My life-time struggle with the racism around me, and it’s recent increase towards Asian-Americans


I was only 10-years-old when I had first begun to experience racism amongst my peers. I was one of the only Asian-American students in a predominantly hispanic elementary school. Despite being half Mexican myself, I was singled out by other students for this. I was consistently teased for my Asian facial features, my Korean name and my lighter complexion was often compared to that of others. Like almost all kids in elementary school, I just wanted to fit in. But being teased for my unique ethnic traits made me feel ashamed of them. 

In middle school, kids around me began to understand that race and ethnicity had nothing to do with the value of others.  They instead realized that our unique ethnic and cultural differences are something to be celebrated together, instead of subjected to individual stigma. However, this didn’t mean that the ignorance had gone away. In 6th grade, while standing in line, I remember enthusiastically teaching Korean words to another fellow classmate. That’s when a student in front of me turned around and said smugly, “I’m sorry I don’t speak ‘oppa gangnam style.’” He was clearly trying to make a clever and snarky reference to the 2012 smash-hit K-Pop single “Gangnam Style.” Needless to say, it was enough to make me embarrassed about speaking one of my ethnic languages in public. 

In high school, I had a girlfriend whose mother I met on several different occasions. Her mother was always kind, chatty and often joked with me. I thought she liked me. After my girlfriend and I broke up, we remained friends for a while. It was during this time that she told me she was upset over a comment her mother had made concerning our break up. Apparently, her mother said, “It’s okay that you guys didn’t work out. I didn’t want any weird looking mixed Asian grandchildren anyways.” Her mother’s statement shocked me, not because of what she said, but because of what it meant when she said it. I was only 16 at the time, and yet I was being prejudiced against by someone older than me. This is when I had realized that not even my age protected me from the racial prejudice of full grown adults. 

Although I am now 19 and the racial teasing I received in my childhood is just a distant memory, it saddens me to know that other Asian-Americans are still being singled out today. It especially breaks my heart to know that the number of hate crimes towards Asian-Americans have sharply risen by 150% since 2020, according to the Voice Of America, as many people are scapegoating Asian-Americans for the economic and social impact of the COVID-19 pandemic.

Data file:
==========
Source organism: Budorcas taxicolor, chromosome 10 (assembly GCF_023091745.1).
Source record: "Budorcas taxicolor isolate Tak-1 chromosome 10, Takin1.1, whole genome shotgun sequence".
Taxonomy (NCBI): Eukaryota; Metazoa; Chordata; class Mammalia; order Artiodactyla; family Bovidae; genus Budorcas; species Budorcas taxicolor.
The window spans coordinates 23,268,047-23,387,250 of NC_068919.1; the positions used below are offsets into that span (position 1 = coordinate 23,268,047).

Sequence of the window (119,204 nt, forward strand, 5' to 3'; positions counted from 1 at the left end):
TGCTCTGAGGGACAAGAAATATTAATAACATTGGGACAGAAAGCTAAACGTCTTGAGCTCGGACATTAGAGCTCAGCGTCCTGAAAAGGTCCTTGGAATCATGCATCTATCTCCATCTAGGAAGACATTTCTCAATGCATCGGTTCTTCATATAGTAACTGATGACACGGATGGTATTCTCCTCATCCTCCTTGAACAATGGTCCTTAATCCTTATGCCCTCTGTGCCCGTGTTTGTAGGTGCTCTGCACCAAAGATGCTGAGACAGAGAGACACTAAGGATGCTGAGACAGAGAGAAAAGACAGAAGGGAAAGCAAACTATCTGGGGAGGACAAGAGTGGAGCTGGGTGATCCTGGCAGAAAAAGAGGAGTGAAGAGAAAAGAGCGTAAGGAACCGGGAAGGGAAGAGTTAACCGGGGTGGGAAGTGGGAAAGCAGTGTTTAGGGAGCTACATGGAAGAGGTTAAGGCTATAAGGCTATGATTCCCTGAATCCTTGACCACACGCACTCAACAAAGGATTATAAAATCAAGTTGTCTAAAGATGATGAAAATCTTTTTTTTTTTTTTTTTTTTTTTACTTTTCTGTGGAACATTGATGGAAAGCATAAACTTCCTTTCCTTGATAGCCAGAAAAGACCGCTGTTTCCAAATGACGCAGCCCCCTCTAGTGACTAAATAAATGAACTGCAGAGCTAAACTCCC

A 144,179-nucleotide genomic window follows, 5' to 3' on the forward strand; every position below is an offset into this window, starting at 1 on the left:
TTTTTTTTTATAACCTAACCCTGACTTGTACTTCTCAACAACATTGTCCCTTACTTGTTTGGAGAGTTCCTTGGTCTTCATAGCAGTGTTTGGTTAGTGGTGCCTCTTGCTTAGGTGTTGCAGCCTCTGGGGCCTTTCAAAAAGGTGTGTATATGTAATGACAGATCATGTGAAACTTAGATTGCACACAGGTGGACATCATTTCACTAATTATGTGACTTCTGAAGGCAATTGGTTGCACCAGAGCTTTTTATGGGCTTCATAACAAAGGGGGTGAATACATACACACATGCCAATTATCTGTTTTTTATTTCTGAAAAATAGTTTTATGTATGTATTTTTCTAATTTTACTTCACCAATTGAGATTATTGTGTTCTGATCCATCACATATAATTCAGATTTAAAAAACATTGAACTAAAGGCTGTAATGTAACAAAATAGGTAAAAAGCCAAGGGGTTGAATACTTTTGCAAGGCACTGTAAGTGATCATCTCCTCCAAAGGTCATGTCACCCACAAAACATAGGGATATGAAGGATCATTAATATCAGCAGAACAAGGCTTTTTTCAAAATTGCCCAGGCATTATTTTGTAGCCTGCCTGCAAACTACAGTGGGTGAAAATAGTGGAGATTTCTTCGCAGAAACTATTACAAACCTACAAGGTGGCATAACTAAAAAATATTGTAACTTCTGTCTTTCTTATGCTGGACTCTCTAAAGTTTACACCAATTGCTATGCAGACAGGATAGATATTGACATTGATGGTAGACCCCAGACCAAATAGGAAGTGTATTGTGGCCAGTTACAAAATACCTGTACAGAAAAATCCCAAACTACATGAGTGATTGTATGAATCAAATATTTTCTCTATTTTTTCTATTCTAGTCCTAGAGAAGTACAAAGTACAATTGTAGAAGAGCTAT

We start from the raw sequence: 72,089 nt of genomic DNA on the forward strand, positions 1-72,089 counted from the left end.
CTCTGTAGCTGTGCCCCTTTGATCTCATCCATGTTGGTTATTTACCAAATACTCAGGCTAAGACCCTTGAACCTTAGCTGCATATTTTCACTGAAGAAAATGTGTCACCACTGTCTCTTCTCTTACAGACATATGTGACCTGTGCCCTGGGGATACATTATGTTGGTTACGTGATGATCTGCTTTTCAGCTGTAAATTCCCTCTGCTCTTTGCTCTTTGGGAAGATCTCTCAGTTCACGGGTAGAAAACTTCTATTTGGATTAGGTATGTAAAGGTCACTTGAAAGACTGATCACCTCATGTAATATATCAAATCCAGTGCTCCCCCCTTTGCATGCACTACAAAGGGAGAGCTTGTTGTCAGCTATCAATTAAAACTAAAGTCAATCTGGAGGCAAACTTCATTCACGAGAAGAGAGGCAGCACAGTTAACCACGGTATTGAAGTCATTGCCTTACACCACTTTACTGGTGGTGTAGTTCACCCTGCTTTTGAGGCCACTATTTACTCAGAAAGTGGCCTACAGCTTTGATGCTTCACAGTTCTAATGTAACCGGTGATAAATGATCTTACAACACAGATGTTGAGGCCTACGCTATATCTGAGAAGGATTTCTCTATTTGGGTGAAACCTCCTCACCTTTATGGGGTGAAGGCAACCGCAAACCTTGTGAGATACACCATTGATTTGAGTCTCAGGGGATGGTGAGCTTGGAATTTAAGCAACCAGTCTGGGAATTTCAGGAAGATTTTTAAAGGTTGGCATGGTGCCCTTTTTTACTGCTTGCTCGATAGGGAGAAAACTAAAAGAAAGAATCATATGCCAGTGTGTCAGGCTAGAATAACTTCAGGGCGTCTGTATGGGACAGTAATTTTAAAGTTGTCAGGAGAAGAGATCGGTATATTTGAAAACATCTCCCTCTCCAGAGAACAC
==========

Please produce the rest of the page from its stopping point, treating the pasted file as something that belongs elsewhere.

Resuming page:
Although the motivation for a hate crime varies, the motivation behind racism is a constant: ignorance. 

The kids who thought they were “just making jokes” were ignorant to the effect those jokes had on me and the effect they had on the people around them too. In fact, the APA found in a study that students who were the target of ethnic teasing showed negative psychological side effects. Yet, ignorance is still being normalized by both kids and adults alike. So much so that I had even believed that those kinds of jokes were “normal” and“harmless,” and I partook in them myself. 

I realized my own mistake when I participated in those kinds of jokes and humor. Just like them, I was normalizing the same kind of ignorance that enables others to feel that hate crimes are justified. The hate that many Asian-Americans face today stems from the same ignorance that was the root of the prejudice and discrmination that was directed towards me. And so I share my story and experiences to alert others that we must have an active part in dispelling ignorance wherever it is, in order to prevent people from becoming victims to it. 

Parts of me did not feel qualified to write about this topic. After all, there were other Asian-Americans out there who had dealt with more severe traumatic experiences of racism than I had. And even though my experiences with prejudice and discrmination feel trivial to other people, I learned that they aren’t. Opening up about even the less extreme occurrences of racism was a vital part in spreading awareness of its effects on everyone, and that all acts of ignorance, no matter how small, can play a big part in the hate that endangers all people in our society.